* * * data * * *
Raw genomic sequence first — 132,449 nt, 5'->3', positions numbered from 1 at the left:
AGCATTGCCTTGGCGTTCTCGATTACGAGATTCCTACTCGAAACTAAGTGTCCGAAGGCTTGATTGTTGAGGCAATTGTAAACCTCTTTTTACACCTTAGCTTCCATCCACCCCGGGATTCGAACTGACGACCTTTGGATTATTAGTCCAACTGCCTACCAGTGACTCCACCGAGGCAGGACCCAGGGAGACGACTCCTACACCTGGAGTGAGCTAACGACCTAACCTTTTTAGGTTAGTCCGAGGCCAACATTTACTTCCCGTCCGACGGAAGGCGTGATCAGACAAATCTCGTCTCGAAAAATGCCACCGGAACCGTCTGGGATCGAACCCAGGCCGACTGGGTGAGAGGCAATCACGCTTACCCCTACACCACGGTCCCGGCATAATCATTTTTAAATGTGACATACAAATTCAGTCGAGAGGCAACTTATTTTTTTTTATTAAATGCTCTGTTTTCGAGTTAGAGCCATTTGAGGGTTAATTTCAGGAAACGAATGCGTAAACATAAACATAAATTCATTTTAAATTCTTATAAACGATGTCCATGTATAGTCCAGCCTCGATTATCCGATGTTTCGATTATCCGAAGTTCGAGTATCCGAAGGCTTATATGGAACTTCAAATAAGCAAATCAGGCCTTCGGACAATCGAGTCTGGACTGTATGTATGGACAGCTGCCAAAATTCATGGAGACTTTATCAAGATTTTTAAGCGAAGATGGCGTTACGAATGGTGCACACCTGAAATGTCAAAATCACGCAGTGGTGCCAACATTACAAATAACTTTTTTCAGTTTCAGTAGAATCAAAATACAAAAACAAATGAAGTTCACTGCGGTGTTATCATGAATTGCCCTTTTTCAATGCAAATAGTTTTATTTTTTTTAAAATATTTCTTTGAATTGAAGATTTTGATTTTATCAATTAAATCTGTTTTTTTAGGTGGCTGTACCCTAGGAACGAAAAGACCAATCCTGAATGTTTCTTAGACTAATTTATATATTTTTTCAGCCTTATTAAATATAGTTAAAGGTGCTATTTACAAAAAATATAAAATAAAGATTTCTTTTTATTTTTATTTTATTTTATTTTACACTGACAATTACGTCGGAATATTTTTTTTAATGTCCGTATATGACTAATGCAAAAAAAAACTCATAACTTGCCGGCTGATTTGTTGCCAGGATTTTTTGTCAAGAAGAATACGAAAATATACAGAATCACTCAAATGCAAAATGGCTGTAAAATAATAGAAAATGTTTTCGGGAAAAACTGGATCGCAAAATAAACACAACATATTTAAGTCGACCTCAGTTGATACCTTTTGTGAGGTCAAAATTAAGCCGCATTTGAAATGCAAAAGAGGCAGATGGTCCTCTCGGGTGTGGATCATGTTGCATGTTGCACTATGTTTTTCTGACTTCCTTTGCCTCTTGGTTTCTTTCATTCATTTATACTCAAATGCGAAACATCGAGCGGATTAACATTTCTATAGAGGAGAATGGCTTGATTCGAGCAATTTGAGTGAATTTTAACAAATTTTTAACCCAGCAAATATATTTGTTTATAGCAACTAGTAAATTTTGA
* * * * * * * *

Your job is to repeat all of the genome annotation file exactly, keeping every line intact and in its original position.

Raw genomic sequence first — 132,449 nt, 5'->3', positions numbered from 1 at the left:
AGCATTGCCTTGGCGTTCTCGATTACGAGATTCCTACTCGAAACTAAGTGTCCGAAGGCTTGATTGTTGAGGCAATTGTAAACCTCTTTTTACACCTTAGCTTCCATCCACCCCGGGATTCGAACTGACGACCTTTGGATTATTAGTCCAACTGCCTACCAGTGACTCCACCGAGGCAGGACCCAGGGAGACGACTCCTACACCTGGAGTGAGCTAACGACCTAACCTTTTTAGGTTAGTCCGAGGCCAACATTTACTTCCCGTCCGACGGAAGGCGTGATCAGACAAATCTCGTCTCGAAAAATGCCACCGGAACCGTCTGGGATCGAACCCAGGCCGACTGGGTGAGAGGCAATCACGCTTACCCCTACACCACGGTCCCGGCATAATCATTTTTAAATGTGACATACAAATTCAGTCGAGAGGCAACTTATTTTTTTTTATTAAATGCTCTGTTTTCGAGTTAGAGCCATTTGAGGGTTAATTTCAGGAAACGAATGCGTAAACATAAACATAAATTCATTTTAAATTCTTATAAACGATGTCCATGTATAGTCCAGCCTCGATTATCCGATGTTTCGATTATCCGAAGTTCGAGTATCCGAAGGCTTATATGGAACTTCAAATAAGCAAATCAGGCCTTCGGACAATCGAGTCTGGACTGTATGTATGGACAGCTGCCAAAATTCATGGAGACTTTATCAAGATTTTTAAGCGAAGATGGCGTTACGAATGGTGCACACCTGAAATGTCAAAATCACGCAGTGGTGCCAACATTACAAATAACTTTTTTCAGTTTCAGTAGAATCAAAATACAAAAACAAATGAAGTTCACTGCGGTGTTATCATGAATTGCCCTTTTTCAATGCAAATAGTTTTATTTTTTTTAAAATATTTCTTTGAATTGAAGATTTTGATTTTATCAATTAAATCTGTTTTTTTAGGTGGCTGTACCCTAGGAACGAAAAGACCAATCCTGAATGTTTCTTAGACTAATTTATATATTTTTTCAGCCTTATTAAATATAGTTAAAGGTGCTATTTACAAAAAATATAAAATAAAGATTTCTTTTTATTTTTATTTTATTTTATTTTACACTGACAATTACGTCGGAATATTTTTTTTAATGTCCGTATATGACTAATGCAAAAAAAAACTCATAACTTGCCGGCTGATTTGTTGCCAGGATTTTTTGTCAAGAAGAATACGAAAATATACAGAATCACTCAAATGCAAAATGGCTGTAAAATAATAGAAAATGTTTTCGGGAAAAACTGGATCGCAAAATAAACACAACATATTTAAGTCGACCTCAGTTGATACCTTTTGTGAGGTCAAAATTAAGCCGCATTTGAAATGCAAAAGAGGCAGATGGTCCTCTCGGGTGTGGATCATGTTGCATGTTGCACTATGTTTTTCTGACTTCCTTTGCCTCTTGGTTTCTTTCATTCATTTATACTCAAATGCGAAACATCGAGCGGATTAACATTTCTATAGAGGAGAATGGCTTGATTCGAGCAATTTGAGTGAATTTTAACAAATTTTTAACCCAGCAAATATATTTGTTTATAGCAACTAGTAAATTTTGA